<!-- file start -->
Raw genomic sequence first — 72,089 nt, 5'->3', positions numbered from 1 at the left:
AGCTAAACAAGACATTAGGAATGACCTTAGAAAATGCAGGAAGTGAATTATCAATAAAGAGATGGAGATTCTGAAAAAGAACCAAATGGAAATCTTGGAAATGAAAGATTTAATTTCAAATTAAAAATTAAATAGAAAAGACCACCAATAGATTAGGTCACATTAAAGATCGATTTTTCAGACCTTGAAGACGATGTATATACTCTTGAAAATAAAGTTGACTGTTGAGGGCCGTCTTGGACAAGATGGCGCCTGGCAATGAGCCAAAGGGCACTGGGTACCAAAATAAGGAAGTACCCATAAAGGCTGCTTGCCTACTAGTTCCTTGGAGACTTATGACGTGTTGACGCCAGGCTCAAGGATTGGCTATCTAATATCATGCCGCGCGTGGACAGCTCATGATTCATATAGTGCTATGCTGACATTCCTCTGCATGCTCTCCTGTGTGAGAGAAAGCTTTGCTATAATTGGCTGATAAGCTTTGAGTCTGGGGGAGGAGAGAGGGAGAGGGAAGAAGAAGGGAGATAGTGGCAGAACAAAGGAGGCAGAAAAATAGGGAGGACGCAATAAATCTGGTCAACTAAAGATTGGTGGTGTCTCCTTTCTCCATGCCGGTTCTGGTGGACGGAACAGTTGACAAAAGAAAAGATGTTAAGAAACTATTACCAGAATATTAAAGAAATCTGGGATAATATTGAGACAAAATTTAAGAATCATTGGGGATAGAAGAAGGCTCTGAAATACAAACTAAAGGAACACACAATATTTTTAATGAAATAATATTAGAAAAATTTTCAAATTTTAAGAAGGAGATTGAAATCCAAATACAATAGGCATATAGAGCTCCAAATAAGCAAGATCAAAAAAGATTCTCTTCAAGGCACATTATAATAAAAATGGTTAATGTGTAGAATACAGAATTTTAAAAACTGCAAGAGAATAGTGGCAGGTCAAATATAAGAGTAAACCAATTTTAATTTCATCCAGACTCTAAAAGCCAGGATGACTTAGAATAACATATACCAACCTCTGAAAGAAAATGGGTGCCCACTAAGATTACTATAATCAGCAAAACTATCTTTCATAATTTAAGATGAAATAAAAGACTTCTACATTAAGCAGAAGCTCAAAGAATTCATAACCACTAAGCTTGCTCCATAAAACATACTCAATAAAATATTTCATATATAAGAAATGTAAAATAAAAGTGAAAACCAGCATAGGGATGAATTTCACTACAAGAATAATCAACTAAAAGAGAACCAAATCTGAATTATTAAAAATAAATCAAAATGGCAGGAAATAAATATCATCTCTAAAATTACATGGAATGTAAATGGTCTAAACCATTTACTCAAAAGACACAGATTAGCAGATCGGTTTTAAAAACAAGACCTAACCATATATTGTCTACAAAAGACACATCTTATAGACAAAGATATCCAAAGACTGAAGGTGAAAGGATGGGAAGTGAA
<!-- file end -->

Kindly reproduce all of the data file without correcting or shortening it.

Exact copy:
Raw genomic sequence first — 72,089 nt, 5'->3', positions numbered from 1 at the left:
AGCTAAACAAGACATTAGGAATGACCTTAGAAAATGCAGGAAGTGAATTATCAATAAAGAGATGGAGATTCTGAAAAAGAACCAAATGGAAATCTTGGAAATGAAAGATTTAATTTCAAATTAAAAATTAAATAGAAAAGACCACCAATAGATTAGGTCACATTAAAGATCGATTTTTCAGACCTTGAAGACGATGTATATACTCTTGAAAATAAAGTTGACTGTTGAGGGCCGTCTTGGACAAGATGGCGCCTGGCAATGAGCCAAAGGGCACTGGGTACCAAAATAAGGAAGTACCCATAAAGGCTGCTTGCCTACTAGTTCCTTGGAGACTTATGACGTGTTGACGCCAGGCTCAAGGATTGGCTATCTAATATCATGCCGCGCGTGGACAGCTCATGATTCATATAGTGCTATGCTGACATTCCTCTGCATGCTCTCCTGTGTGAGAGAAAGCTTTGCTATAATTGGCTGATAAGCTTTGAGTCTGGGGGAGGAGAGAGGGAGAGGGAAGAAGAAGGGAGATAGTGGCAGAACAAAGGAGGCAGAAAAATAGGGAGGACGCAATAAATCTGGTCAACTAAAGATTGGTGGTGTCTCCTTTCTCCATGCCGGTTCTGGTGGACGGAACAGTTGACAAAAGAAAAGATGTTAAGAAACTATTACCAGAATATTAAAGAAATCTGGGATAATATTGAGACAAAATTTAAGAATCATTGGGGATAGAAGAAGGCTCTGAAATACAAACTAAAGGAACACACAATATTTTTAATGAAATAATATTAGAAAAATTTTCAAATTTTAAGAAGGAGATTGAAATCCAAATACAATAGGCATATAGAGCTCCAAATAAGCAAGATCAAAAAAGATTCTCTTCAAGGCACATTATAATAAAAATGGTTAATGTGTAGAATACAGAATTTTAAAAACTGCAAGAGAATAGTGGCAGGTCAAATATAAGAGTAAACCAATTTTAATTTCATCCAGACTCTAAAAGCCAGGATGACTTAGAATAACATATACCAACCTCTGAAAGAAAATGGGTGCCCACTAAGATTACTATAATCAGCAAAACTATCTTTCATAATTTAAGATGAAATAAAAGACTTCTACATTAAGCAGAAGCTCAAAGAATTCATAACCACTAAGCTTGCTCCATAAAACATACTCAATAAAATATTTCATATATAAGAAATGTAAAATAAAAGTGAAAACCAGCATAGGGATGAATTTCACTACAAGAATAATCAACTAAAAGAGAACCAAATCTGAATTATTAAAAATAAATCAAAATGGCAGGAAATAAATATCATCTCTAAAATTACATGGAATGTAAATGGTCTAAACCATTTACTCAAAAGACACAGATTAGCAGATCGGTTTTAAAAACAAGACCTAACCATATATTGTCTACAAAAGACACATCTTATAGACAAAGATATCCAAAGACTGAAGGTGAAAGGATGGGAAGTGAA